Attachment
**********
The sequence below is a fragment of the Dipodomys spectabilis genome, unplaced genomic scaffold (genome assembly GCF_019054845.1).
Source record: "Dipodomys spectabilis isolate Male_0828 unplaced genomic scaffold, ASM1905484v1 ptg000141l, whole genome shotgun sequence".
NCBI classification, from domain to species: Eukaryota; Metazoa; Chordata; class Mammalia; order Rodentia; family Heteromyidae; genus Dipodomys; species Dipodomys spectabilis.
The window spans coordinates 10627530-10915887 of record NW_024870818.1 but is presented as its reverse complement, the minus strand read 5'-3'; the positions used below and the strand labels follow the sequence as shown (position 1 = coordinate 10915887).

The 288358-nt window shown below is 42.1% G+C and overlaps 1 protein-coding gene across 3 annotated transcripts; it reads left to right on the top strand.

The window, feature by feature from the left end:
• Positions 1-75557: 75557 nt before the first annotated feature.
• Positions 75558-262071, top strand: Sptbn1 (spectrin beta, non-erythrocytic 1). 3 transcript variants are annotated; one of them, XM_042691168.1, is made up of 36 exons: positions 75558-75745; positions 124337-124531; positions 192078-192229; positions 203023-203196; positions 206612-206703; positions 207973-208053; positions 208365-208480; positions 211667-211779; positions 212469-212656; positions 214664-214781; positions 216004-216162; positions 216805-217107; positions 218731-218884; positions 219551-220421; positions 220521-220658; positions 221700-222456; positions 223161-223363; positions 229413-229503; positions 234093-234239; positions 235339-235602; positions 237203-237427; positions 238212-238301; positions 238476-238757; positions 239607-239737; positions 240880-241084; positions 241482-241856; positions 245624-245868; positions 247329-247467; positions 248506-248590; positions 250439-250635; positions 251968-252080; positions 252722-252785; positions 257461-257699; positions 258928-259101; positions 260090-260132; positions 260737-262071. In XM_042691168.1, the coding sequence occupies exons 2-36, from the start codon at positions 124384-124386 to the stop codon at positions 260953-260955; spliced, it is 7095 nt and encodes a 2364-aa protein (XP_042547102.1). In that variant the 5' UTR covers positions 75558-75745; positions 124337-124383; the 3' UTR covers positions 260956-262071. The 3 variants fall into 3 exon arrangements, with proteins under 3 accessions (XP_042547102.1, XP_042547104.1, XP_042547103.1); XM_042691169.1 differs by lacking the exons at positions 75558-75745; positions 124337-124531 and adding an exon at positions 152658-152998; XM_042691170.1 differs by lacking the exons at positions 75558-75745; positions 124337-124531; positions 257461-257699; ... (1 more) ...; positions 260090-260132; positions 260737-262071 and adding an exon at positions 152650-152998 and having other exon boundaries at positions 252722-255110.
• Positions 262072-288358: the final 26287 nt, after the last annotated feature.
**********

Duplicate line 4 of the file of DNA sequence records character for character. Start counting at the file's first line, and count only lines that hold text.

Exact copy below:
The window spans coordinates 10627530-10915887 of record NW_024870818.1 but is presented as its reverse complement, the minus strand read 5'-3'; the positions used below and the strand labels follow the sequence as shown (position 1 = coordinate 10915887).